Nov 29, 2011 10:53 PM GMT
For example, a recent report by the nonpartisan Tax Policy Center points out that before 1980 very-high-income individuals fell into tax brackets well above the 35 percent top rate that applies today. According to the center’s analysis, restoring those high-income brackets would have raised $78 billion in 2007, or more than half a percent of G.D.P. I’ve extrapolated that number using Congressional Budget Office projections, and what I get for the next decade is that high-income taxation could shave more than $1 trillion off the deficit.
It’s instructive to compare that estimate with the savings from the kinds of proposals that are actually circulating in Washington these days. Consider, for example, proposals to raise the age of Medicare eligibility to 67, dealing a major blow to millions of Americans. How much money would that save?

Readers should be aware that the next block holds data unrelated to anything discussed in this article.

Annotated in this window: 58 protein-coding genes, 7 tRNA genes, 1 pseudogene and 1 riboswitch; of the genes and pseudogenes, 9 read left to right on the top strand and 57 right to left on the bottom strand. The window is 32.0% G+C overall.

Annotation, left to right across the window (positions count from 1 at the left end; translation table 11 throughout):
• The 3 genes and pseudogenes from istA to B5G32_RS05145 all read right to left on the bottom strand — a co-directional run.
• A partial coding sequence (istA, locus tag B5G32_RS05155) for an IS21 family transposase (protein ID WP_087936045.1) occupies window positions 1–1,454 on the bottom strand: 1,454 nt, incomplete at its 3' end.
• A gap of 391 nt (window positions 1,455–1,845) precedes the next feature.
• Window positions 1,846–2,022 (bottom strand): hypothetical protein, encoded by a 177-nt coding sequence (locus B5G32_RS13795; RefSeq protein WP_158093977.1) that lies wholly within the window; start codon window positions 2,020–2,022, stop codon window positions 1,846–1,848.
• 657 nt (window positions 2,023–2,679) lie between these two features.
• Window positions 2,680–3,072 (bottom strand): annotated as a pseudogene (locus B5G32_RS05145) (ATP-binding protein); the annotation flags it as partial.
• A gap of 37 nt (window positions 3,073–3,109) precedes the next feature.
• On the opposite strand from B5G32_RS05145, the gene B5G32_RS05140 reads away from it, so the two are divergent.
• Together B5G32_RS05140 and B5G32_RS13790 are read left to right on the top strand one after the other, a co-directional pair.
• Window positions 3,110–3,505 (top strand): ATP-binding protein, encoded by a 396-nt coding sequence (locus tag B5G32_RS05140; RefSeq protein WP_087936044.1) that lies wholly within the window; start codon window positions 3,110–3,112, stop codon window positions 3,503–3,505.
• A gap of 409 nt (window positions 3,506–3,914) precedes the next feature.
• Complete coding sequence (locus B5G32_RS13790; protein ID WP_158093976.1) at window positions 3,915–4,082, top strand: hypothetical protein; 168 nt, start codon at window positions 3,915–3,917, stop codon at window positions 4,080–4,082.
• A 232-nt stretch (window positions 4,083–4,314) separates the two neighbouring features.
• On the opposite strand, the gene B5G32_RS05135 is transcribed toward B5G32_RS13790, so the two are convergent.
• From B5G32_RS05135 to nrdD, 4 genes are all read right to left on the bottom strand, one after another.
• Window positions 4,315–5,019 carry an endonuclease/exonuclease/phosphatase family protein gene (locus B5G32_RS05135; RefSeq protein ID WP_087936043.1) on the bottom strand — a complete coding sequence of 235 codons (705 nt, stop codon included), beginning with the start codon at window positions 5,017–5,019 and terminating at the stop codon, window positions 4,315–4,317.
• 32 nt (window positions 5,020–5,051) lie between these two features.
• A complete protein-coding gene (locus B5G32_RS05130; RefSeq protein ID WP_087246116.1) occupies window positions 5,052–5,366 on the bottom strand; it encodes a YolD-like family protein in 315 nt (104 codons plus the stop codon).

Well, none from the point of view of the nation as a whole, since we would be pushing seniors out of Medicare and into private insurance, which has substantially higher costs. True, it would reduce federal spending — but not by much. The budget office estimates that outlays would fall by only $125 billion over the next decade, as the age increase phased in. And even when fully phased in, this partial dismantling of Medicare would reduce the deficit only about a third as much as could be achieved with higher taxes on the very rich.
So raising taxes on the very rich could make a serious contribution to deficit reduction. Don’t believe anyone who claims otherwise.